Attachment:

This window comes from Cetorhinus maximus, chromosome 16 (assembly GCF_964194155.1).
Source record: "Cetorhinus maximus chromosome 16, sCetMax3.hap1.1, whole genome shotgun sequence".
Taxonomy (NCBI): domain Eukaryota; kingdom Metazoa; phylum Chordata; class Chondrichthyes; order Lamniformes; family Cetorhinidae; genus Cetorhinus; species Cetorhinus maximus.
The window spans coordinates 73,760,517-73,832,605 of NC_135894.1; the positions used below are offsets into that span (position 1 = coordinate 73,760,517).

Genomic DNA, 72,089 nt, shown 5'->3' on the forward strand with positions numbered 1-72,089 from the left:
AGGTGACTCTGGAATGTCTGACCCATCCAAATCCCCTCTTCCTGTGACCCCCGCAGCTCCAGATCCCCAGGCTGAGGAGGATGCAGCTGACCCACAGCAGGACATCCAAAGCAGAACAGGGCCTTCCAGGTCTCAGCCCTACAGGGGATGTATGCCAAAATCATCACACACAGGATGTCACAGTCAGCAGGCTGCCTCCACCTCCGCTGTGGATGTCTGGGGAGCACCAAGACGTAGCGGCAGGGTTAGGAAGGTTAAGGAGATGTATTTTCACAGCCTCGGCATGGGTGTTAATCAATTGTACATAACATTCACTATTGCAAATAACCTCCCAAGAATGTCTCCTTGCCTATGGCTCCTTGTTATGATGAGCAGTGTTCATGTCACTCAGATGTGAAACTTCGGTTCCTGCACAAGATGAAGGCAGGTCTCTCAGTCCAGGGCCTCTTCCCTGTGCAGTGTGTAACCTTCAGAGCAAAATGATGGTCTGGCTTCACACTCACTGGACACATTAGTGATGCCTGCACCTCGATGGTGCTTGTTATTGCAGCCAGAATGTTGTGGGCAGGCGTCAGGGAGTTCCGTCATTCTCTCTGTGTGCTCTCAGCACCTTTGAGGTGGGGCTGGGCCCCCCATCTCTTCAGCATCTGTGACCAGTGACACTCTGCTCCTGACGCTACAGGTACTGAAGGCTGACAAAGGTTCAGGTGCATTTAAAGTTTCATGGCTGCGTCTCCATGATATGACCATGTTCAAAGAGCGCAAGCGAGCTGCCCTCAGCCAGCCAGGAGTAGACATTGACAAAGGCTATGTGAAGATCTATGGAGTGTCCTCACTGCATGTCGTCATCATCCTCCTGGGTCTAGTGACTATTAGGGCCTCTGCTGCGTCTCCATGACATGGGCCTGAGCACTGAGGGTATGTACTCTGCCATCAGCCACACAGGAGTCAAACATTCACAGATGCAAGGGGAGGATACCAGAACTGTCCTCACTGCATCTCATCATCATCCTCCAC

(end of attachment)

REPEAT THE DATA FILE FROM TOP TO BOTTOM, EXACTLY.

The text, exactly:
This window comes from Cetorhinus maximus, chromosome 16 (assembly GCF_964194155.1).
Source record: "Cetorhinus maximus chromosome 16, sCetMax3.hap1.1, whole genome shotgun sequence".
Taxonomy (NCBI): domain Eukaryota; kingdom Metazoa; phylum Chordata; class Chondrichthyes; order Lamniformes; family Cetorhinidae; genus Cetorhinus; species Cetorhinus maximus.
The window spans coordinates 73,760,517-73,832,605 of NC_135894.1; the positions used below are offsets into that span (position 1 = coordinate 73,760,517).

Genomic DNA, 72,089 nt, shown 5'->3' on the forward strand with positions numbered 1-72,089 from the left:
AGGTGACTCTGGAATGTCTGACCCATCCAAATCCCCTCTTCCTGTGACCCCCGCAGCTCCAGATCCCCAGGCTGAGGAGGATGCAGCTGACCCACAGCAGGACATCCAAAGCAGAACAGGGCCTTCCAGGTCTCAGCCCTACAGGGGATGTATGCCAAAATCATCACACACAGGATGTCACAGTCAGCAGGCTGCCTCCACCTCCGCTGTGGATGTCTGGGGAGCACCAAGACGTAGCGGCAGGGTTAGGAAGGTTAAGGAGATGTATTTTCACAGCCTCGGCATGGGTGTTAATCAATTGTACATAACATTCACTATTGCAAATAACCTCCCAAGAATGTCTCCTTGCCTATGGCTCCTTGTTATGATGAGCAGTGTTCATGTCACTCAGATGTGAAACTTCGGTTCCTGCACAAGATGAAGGCAGGTCTCTCAGTCCAGGGCCTCTTCCCTGTGCAGTGTGTAACCTTCAGAGCAAAATGATGGTCTGGCTTCACACTCACTGGACACATTAGTGATGCCTGCACCTCGATGGTGCTTGTTATTGCAGCCAGAATGTTGTGGGCAGGCGTCAGGGAGTTCCGTCATTCTCTCTGTGTGCTCTCAGCACCTTTGAGGTGGGGCTGGGCCCCCCATCTCTTCAGCATCTGTGACCAGTGACACTCTGCTCCTGACGCTACAGGTACTGAAGGCTGACAAAGGTTCAGGTGCATTTAAAGTTTCATGGCTGCGTCTCCATGATATGACCATGTTCAAAGAGCGCAAGCGAGCTGCCCTCAGCCAGCCAGGAGTAGACATTGACAAAGGCTATGTGAAGATCTATGGAGTGTCCTCACTGCATGTCGTCATCATCCTCCTGGGTCTAGTGACTATTAGGGCCTCTGCTGCGTCTCCATGACATGGGCCTGAGCACTGAGGGTATGTACTCTGCCATCAGCCACACAGGAGTCAAACATTCACAGATGCAAGGGGAGGATACCAGAACTGTCCTCACTGCATCTCATCATCATCCTCCAC